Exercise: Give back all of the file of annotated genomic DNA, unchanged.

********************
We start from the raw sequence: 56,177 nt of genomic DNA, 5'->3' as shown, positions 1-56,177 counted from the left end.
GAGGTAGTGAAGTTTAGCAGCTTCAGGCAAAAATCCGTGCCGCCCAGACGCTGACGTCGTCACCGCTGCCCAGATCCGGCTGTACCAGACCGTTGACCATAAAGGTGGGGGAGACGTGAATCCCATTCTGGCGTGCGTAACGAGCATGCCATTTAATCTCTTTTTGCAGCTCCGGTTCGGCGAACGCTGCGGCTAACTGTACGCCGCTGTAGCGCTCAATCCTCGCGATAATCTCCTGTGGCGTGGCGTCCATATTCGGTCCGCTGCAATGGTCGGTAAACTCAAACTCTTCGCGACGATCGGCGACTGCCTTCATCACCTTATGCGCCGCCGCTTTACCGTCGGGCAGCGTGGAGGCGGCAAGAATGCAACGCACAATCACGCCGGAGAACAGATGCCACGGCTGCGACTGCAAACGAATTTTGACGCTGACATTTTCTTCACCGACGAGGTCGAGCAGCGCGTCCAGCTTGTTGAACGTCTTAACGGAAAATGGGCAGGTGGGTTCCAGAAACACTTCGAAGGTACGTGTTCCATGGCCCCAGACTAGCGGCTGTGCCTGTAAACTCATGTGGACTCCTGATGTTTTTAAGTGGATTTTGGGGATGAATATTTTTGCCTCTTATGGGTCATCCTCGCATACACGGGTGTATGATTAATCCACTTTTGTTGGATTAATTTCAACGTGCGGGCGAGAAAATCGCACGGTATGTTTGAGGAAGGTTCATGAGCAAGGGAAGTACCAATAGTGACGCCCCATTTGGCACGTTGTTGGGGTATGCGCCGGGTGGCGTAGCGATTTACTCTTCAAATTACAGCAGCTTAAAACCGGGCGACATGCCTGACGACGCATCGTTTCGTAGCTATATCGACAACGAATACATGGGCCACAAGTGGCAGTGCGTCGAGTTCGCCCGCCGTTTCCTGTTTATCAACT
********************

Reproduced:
We start from the raw sequence: 56,177 nt of genomic DNA, 5'->3' as shown, positions 1-56,177 counted from the left end.
GAGGTAGTGAAGTTTAGCAGCTTCAGGCAAAAATCCGTGCCGCCCAGACGCTGACGTCGTCACCGCTGCCCAGATCCGGCTGTACCAGACCGTTGACCATAAAGGTGGGGGAGACGTGAATCCCATTCTGGCGTGCGTAACGAGCATGCCATTTAATCTCTTTTTGCAGCTCCGGTTCGGCGAACGCTGCGGCTAACTGTACGCCGCTGTAGCGCTCAATCCTCGCGATAATCTCCTGTGGCGTGGCGTCCATATTCGGTCCGCTGCAATGGTCGGTAAACTCAAACTCTTCGCGACGATCGGCGACTGCCTTCATCACCTTATGCGCCGCCGCTTTACCGTCGGGCAGCGTGGAGGCGGCAAGAATGCAACGCACAATCACGCCGGAGAACAGATGCCACGGCTGCGACTGCAAACGAATTTTGACGCTGACATTTTCTTCACCGACGAGGTCGAGCAGCGCGTCCAGCTTGTTGAACGTCTTAACGGAAAATGGGCAGGTGGGTTCCAGAAACACTTCGAAGGTACGTGTTCCATGGCCCCAGACTAGCGGCTGTGCCTGTAAACTCATGTGGACTCCTGATGTTTTTAAGTGGATTTTGGGGATGAATATTTTTGCCTCTTATGGGTCATCCTCGCATACACGGGTGTATGATTAATCCACTTTTGTTGGATTAATTTCAACGTGCGGGCGAGAAAATCGCACGGTATGTTTGAGGAAGGTTCATGAGCAAGGGAAGTACCAATAGTGACGCCCCATTTGGCACGTTGTTGGGGTATGCGCCGGGTGGCGTAGCGATTTACTCTTCAAATTACAGCAGCTTAAAACCGGGCGACATGCCTGACGACGCATCGTTTCGTAGCTATATCGACAACGAATACATGGGCCACAAGTGGCAGTGCGTCGAGTTCGCCCGCCGTTTCCTGTTTATCAACT